It does not follow that the reactive attitudes do in fact presuppose an attribution of desert. And there are other challenges to the view that they do. For example, some have argued that while the appropriateness of resentment can be captured in terms of the accuracy of its component judgments, those judgments are exhausted by other propositions such as that the target has done wrong and in so doing manifested disrespect.22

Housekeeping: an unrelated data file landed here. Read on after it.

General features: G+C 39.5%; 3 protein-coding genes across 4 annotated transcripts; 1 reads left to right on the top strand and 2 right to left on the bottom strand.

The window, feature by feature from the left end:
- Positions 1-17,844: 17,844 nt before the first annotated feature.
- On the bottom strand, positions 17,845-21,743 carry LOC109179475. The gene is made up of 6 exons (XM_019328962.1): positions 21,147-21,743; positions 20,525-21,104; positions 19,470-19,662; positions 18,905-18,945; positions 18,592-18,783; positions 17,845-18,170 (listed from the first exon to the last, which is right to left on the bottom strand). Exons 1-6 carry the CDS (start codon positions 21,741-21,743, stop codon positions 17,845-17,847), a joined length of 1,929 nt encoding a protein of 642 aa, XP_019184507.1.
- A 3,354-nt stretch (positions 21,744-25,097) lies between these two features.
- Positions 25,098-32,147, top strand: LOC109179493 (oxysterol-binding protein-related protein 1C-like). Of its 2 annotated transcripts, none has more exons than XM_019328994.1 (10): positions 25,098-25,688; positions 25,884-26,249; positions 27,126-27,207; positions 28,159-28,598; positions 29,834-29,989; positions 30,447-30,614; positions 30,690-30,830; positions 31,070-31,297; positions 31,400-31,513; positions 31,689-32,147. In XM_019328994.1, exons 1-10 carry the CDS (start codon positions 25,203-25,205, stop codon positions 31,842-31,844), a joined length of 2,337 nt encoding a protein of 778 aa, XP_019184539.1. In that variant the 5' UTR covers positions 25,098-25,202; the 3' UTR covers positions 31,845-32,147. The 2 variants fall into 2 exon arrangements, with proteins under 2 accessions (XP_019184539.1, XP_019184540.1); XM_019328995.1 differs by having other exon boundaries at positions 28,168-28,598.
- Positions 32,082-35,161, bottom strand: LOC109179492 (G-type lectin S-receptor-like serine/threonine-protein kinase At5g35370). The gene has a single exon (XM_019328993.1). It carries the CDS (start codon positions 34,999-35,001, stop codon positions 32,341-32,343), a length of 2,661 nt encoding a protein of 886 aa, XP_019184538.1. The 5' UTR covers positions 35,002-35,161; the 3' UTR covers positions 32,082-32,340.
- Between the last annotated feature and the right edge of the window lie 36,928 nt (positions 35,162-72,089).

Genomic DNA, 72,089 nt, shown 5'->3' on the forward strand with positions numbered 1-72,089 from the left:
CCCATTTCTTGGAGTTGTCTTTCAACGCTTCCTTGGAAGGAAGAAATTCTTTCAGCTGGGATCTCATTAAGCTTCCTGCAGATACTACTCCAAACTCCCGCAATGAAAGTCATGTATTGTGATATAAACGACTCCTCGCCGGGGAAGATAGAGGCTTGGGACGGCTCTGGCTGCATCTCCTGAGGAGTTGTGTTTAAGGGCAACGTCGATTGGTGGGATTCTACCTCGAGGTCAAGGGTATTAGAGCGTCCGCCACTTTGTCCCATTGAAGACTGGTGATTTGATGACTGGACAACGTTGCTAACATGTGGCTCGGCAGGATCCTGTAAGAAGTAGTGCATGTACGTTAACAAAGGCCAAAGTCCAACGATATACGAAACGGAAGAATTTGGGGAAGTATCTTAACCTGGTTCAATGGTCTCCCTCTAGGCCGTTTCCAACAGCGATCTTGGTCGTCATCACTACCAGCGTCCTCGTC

Now when faced with such a disagreement, one very natural reaction is to think that the two parties are simply talking about different phenomena, and perhaps there is a variety of attitudes that go under the name “resentment”. However, it is also possible that we simply have a genuine disagreement. If that is correct, then there is much work to be done to sort through which of these alternative pictures of resentment and indignation is correct. Here I will make just one observation about an explanatory advantage to the view that the reactive attitudes presuppose desert. It is the very fact that questions not only of desert, but of fairness, have been thought to be at stake in the central debate about moral responsibility. While I have argued that desert and fairness come apart in certain ways, they may not come apart entirely. For as we saw, desert might be one relevant kind of consideration in deciding what is fair. If one takes it that the Reactive Attitudes Thesis is central to characterizing the kind of blameworthiness in the debate, the view that the reactive attitudes are connected to fairness in some way is either to be embraced or must be explained away.